JOURNAL ARTICLE

Intra-abdominal free fluid without solid organ injury in blunt abdominal trauma: an indication for laparotomy

Alexander K T Ng, Richard K Simons, William C Torreggiani, Stephen G F Ho, Andrew W Kirkpatrick, D Ross G Brown
Journal of Trauma 2002, 52 (6): 1134-40
12045643

BACKGROUND: The optimal management of patients sustaining blunt abdominal trauma (BAT), in whom intra-abdominal free fluid but no solid organ injury is found on imaging, remains unclear. The purpose of this study was to determine the incidence and significance of this finding.

METHODS: All patients presenting with suspected BAT to a provincial trauma center over a 30-month period were reviewed. A screening focused abdominal sonogram for trauma scan was obtained in every case. Stable patients with positive or indeterminate scans underwent computed tomographic scanning. Those with free fluid but without visible solid organ injury were studied. Radiologic interpretation, clinical management, and operative findings were analyzed.

RESULTS: Twenty-eight of 1,367 patients (2%) met inclusion criteria. Twenty-one patients (75%) underwent exploratory laparotomy, which for 16 (76%) was therapeutic: bowel injuries were found in 10 patients, mesentery injuries in 6, and injuries to solid organs in 3. In five patients, laparotomy was nontherapeutic. Those with more than a trace of free fluid were significantly more likely to have a therapeutic procedure. Seven patients (25%) were observed, of whom two failed nonoperative management and underwent therapeutic laparotomies within 24 hours of admission for missed colon, splenic, and hepatic injuries. The presence of abdominal seat belt bruising or a Chance-type fracture in the study patients was associated with a 90% and 100% therapeutic laparotomy rate, respectively. Computed tomographic scan findings were variable and were not able to predict injury severity or need for surgery.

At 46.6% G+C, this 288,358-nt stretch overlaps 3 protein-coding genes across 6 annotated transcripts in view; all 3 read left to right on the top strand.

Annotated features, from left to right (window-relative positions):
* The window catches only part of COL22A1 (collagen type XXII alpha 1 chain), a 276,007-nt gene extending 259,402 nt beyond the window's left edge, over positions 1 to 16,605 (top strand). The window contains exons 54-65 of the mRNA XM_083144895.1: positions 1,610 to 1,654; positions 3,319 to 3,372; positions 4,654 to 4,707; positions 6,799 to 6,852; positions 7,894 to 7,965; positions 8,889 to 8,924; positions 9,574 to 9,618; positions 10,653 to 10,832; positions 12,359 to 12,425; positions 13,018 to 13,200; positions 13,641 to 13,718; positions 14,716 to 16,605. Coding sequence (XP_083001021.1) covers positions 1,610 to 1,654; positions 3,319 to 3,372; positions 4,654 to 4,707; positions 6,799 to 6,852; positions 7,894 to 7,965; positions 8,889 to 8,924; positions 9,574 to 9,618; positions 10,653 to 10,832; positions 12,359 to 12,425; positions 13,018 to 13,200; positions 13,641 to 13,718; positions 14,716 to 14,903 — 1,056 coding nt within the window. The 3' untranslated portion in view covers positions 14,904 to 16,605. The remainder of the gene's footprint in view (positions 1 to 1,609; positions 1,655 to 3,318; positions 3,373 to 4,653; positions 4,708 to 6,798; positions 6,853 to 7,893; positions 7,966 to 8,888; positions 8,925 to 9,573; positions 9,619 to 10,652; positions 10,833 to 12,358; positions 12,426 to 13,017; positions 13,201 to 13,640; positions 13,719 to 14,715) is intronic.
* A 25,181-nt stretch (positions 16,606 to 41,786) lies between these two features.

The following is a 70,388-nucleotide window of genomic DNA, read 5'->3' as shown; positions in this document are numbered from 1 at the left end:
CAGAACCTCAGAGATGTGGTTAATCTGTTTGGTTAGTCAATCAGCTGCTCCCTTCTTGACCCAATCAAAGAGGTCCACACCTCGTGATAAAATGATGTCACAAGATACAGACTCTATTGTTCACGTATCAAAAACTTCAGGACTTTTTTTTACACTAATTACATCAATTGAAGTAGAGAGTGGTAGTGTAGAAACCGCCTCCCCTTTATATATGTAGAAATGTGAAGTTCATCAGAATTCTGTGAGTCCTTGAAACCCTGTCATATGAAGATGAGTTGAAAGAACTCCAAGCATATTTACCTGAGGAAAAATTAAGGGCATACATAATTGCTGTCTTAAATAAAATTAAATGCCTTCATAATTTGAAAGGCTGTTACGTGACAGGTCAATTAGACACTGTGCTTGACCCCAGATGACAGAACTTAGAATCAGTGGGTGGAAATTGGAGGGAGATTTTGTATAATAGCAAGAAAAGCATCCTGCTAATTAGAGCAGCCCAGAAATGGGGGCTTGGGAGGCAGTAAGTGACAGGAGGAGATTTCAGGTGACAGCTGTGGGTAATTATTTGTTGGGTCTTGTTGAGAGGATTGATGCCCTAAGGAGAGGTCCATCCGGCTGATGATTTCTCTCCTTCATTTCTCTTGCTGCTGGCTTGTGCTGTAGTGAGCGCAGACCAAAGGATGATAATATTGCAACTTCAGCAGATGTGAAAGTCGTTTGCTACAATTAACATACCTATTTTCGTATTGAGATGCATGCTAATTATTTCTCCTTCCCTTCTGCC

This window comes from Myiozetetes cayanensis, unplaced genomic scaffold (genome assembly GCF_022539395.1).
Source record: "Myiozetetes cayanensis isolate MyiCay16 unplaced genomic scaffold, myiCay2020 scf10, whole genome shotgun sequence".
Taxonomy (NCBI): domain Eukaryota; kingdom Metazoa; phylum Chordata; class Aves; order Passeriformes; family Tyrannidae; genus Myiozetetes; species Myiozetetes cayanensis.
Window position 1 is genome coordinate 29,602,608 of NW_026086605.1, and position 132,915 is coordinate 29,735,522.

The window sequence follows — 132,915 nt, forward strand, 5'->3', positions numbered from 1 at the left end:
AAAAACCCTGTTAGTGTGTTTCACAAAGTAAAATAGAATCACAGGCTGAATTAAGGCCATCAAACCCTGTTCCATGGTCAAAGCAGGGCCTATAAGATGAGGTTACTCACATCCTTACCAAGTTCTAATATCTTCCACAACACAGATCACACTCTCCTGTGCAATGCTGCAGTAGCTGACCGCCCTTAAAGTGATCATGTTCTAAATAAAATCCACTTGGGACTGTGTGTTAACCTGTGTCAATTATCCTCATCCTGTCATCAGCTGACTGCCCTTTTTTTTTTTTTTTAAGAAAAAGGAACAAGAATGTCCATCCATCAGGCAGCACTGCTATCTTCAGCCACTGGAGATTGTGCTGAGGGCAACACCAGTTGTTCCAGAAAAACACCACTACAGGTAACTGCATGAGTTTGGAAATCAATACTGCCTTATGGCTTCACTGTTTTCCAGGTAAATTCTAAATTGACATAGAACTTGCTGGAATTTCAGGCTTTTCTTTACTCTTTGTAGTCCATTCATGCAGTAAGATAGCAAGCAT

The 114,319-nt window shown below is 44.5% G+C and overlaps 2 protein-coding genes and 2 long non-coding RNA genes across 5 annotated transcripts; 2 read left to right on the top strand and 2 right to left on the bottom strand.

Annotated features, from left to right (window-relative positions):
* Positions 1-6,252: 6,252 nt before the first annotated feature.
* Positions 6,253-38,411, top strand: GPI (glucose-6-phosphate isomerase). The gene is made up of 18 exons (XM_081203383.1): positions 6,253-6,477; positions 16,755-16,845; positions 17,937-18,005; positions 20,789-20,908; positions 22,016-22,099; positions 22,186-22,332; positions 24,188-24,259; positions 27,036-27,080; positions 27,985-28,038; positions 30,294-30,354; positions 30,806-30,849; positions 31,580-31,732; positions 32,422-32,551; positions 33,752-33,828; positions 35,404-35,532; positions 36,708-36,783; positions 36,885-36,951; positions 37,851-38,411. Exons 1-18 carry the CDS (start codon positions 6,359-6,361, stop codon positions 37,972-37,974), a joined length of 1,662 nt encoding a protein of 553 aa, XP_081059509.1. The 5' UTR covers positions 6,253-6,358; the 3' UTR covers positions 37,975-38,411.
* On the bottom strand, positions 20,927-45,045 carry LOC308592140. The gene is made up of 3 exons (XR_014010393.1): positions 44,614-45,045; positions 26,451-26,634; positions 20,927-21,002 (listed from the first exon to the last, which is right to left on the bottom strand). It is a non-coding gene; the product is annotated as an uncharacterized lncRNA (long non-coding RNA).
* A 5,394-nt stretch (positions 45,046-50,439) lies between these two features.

CONCLUSION: The finding of more than trace amounts of free fluid in the absence of solid organ injury in BAT is often associated with clinically significant visceral injury. Early laparotomy is recommended for these patients.

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